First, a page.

New Course: MySQL for geospatial applications

Good news folks!  MySQL has quietly become a very good spatial database that is widely available on almost all web-hosting platforms.  If you are looking for an affordable spatial database solution its worth giving MySQL a look.

PostGIS has long been the gold standard for open source geospatial databases.  MySQL had some spatial capabilities but were pretty limited for real GIS applications.  That changed a few years ago with MySQL version 5.6 and even more with version 8 but it seems that MySQL has still not been given a solid look by most geospatial professionals.  This is unfortunate in my opinion because MySQL has one BIG advantage over PostGIS.  It is available on almost every webhosting platform in existence and you can host your geospatial data in a MySQL database that is accessible from anywhere in the world for only a few dollars per month.  Inexpensive hosting options for PostGIS on the other hand have gone the way of the dinosaur and are essentially non-existent today.  It was this lack of affordable options for PostGIS hosting that caused me to take a second look at MySQL and I liked what I found and wanted to spread the good news.

MySQL today is a very capable option as a spatially enabled database, especially for web-mapping applications.  It does not have all the bells and whistles of PostGIS but I believe it will serve the need for most users.  The biggest deficits in MySQL today relative to PostGIS are the lack of support for transforming between coordinate systems and the lack of support for Z and M coordinates.  The first can be dealt with in web.mapping applications due to the availability of PROJ4 bindings in Javascript, but if you really need Z and M coordinates you are out of luck with MySQL.  If you are an experienced PostGIS user you will notice some functions that are available in PostGIS are not available in MySQL but there are usually workarounds for these.  The major functionality needed by most small to medium-sized web mapping projects is all there.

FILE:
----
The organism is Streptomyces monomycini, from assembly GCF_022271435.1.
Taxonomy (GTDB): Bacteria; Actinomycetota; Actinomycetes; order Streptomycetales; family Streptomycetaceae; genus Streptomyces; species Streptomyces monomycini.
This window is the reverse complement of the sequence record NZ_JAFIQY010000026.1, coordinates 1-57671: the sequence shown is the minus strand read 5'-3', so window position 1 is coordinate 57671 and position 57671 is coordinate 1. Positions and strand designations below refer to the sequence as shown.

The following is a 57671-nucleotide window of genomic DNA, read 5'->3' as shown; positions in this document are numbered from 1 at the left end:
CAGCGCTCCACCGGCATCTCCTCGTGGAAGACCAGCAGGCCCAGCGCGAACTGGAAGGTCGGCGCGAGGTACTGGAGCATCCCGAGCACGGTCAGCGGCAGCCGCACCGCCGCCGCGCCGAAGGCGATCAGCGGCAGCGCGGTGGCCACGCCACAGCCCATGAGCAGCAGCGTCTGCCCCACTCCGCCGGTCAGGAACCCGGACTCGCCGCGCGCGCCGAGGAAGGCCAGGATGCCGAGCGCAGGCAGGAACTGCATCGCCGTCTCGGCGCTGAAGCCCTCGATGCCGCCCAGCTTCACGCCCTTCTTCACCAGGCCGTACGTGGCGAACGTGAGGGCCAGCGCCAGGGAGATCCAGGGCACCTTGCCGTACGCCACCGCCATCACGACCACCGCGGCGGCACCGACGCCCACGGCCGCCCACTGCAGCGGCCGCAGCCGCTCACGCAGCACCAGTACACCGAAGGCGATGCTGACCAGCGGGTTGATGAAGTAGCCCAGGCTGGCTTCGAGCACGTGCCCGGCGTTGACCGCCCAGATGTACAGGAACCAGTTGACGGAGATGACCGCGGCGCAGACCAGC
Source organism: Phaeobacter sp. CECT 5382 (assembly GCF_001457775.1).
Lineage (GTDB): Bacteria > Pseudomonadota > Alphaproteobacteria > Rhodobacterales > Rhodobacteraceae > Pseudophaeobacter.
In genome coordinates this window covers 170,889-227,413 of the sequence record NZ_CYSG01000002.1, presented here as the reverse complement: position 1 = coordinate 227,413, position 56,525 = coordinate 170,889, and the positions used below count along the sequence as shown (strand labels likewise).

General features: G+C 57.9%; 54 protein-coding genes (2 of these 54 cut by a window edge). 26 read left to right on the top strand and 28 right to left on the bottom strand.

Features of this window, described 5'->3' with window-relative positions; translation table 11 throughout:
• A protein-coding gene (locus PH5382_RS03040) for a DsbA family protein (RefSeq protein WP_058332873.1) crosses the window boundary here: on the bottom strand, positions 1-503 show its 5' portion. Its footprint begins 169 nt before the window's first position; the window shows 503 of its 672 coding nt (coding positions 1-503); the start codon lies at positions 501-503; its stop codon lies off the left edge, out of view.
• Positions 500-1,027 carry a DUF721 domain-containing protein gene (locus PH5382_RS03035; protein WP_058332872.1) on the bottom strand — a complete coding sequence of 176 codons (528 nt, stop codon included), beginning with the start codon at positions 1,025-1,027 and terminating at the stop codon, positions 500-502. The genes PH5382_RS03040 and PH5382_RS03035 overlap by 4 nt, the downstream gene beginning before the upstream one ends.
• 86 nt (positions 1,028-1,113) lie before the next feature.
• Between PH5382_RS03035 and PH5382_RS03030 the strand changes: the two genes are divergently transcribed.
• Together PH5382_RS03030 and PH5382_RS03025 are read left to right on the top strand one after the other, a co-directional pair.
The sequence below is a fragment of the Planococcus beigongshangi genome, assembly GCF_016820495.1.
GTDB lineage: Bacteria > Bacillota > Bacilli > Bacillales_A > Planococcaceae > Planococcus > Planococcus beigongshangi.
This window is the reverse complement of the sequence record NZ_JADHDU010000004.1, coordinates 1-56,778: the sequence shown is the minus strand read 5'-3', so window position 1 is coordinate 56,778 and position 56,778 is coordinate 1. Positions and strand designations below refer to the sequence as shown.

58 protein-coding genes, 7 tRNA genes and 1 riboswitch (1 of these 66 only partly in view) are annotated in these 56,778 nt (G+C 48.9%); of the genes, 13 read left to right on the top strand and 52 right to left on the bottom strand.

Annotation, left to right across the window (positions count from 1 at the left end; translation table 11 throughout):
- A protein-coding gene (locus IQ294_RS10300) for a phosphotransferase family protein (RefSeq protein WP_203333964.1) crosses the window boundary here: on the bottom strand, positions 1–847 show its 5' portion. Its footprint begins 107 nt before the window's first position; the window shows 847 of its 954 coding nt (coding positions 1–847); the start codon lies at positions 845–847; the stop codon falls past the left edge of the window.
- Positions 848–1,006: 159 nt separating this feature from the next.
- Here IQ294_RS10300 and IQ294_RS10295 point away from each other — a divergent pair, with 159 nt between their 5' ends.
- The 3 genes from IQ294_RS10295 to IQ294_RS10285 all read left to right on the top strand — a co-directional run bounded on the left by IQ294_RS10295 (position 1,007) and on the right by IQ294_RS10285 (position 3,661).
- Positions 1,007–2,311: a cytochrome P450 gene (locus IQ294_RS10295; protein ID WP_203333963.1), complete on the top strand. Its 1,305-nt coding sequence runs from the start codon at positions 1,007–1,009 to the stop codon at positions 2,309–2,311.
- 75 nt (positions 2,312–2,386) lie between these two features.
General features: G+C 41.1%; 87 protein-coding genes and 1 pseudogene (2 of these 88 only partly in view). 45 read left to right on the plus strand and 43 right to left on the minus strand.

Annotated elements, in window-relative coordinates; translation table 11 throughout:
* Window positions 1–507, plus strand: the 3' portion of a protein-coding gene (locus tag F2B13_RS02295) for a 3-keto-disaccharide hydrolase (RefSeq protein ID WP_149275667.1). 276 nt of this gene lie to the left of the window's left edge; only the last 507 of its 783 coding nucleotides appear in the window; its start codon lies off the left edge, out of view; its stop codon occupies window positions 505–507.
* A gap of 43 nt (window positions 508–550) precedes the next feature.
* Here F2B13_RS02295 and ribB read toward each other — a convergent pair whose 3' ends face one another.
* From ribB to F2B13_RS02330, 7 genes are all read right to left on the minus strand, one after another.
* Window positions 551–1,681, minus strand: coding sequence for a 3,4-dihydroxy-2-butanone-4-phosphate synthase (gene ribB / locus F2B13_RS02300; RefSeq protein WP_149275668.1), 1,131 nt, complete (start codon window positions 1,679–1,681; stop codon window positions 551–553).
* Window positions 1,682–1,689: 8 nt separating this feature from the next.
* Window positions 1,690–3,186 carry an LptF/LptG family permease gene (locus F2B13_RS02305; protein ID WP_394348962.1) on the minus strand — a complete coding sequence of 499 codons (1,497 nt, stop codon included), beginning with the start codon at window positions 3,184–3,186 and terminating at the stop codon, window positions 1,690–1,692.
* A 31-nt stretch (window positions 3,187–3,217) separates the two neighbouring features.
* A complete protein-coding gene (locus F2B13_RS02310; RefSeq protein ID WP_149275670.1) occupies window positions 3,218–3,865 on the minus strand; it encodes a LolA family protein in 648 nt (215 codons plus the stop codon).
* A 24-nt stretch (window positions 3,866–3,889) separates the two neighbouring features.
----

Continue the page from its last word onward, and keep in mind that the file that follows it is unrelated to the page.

If you are interested in learning more you can sign up for my new course MySQL for Geospatial Applications today for $9.99 using the coupon code MYSQLGEO,  This offer is good through Dec 1.  All of my other courses are also available during this time period for the same price using the same coupon code.

This course will teach you

  • What a spatial database is and why you shoud use one
  • Review of SQL for non-spatial data
  • SQL functions for spatial data and analysis
  • How to load your GIS data into MySQL
  • How to access your MySQL data from a variety of clients
  • How to set up user accounts and control access to your data
  • How to deploy your MySQL database to a web-hosting platform
  • How to customize MySQL to automate your business logic with stored procedures, custom functions, and triggers

2 Replies to “New Course: MySQL for geospatial applications”

  1. Hi there,

    Just run into your linkdIn and saw your posts on courses on geospatial technology. I am a GIS Analyst and wanted to upgrade my skills on programing on the field. I have a small python experiance and wanted to deepen my knowledge on coding stuff.

    1. Hello, I have quite a few courses on programming. Several on web programming for geospatial and a few more on python programming for geospatial, and 3 more on working with geopandas which is a python based framework for geospatial application. Check out the courses page in this blog for more information.

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